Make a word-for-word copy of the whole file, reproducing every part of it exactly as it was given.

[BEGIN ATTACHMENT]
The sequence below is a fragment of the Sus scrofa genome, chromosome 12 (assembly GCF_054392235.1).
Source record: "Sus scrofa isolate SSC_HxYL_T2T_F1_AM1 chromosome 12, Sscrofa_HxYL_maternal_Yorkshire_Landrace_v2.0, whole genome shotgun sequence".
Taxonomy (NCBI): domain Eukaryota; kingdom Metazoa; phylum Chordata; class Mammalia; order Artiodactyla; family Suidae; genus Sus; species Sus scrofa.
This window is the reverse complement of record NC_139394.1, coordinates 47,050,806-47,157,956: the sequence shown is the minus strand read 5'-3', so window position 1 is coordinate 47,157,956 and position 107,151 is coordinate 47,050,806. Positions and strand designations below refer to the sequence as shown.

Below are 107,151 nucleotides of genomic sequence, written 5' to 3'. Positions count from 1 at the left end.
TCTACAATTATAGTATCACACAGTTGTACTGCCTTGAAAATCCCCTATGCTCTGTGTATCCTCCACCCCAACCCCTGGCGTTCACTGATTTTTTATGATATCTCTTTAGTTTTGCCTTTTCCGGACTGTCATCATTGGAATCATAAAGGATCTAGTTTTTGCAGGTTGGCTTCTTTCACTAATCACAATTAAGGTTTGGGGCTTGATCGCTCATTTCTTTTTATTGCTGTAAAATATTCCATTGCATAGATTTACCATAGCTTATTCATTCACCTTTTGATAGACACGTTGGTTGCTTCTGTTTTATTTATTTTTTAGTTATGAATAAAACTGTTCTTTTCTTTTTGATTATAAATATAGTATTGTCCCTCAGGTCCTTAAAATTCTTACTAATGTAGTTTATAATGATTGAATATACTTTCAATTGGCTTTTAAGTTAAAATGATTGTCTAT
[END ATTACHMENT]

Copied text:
The sequence below is a fragment of the Sus scrofa genome, chromosome 12 (assembly GCF_054392235.1).
Source record: "Sus scrofa isolate SSC_HxYL_T2T_F1_AM1 chromosome 12, Sscrofa_HxYL_maternal_Yorkshire_Landrace_v2.0, whole genome shotgun sequence".
Taxonomy (NCBI): domain Eukaryota; kingdom Metazoa; phylum Chordata; class Mammalia; order Artiodactyla; family Suidae; genus Sus; species Sus scrofa.
This window is the reverse complement of record NC_139394.1, coordinates 47,050,806-47,157,956: the sequence shown is the minus strand read 5'-3', so window position 1 is coordinate 47,157,956 and position 107,151 is coordinate 47,050,806. Positions and strand designations below refer to the sequence as shown.

Below are 107,151 nucleotides of genomic sequence, written 5' to 3'. Positions count from 1 at the left end.
TCTACAATTATAGTATCACACAGTTGTACTGCCTTGAAAATCCCCTATGCTCTGTGTATCCTCCACCCCAACCCCTGGCGTTCACTGATTTTTTATGATATCTCTTTAGTTTTGCCTTTTCCGGACTGTCATCATTGGAATCATAAAGGATCTAGTTTTTGCAGGTTGGCTTCTTTCACTAATCACAATTAAGGTTTGGGGCTTGATCGCTCATTTCTTTTTATTGCTGTAAAATATTCCATTGCATAGATTTACCATAGCTTATTCATTCACCTTTTGATAGACACGTTGGTTGCTTCTGTTTTATTTATTTTTTAGTTATGAATAAAACTGTTCTTTTCTTTTTGATTATAAATATAGTATTGTCCCTCAGGTCCTTAAAATTCTTACTAATGTAGTTTATAATGATTGAATATACTTTCAATTGGCTTTTAAGTTAAAATGATTGTCTAT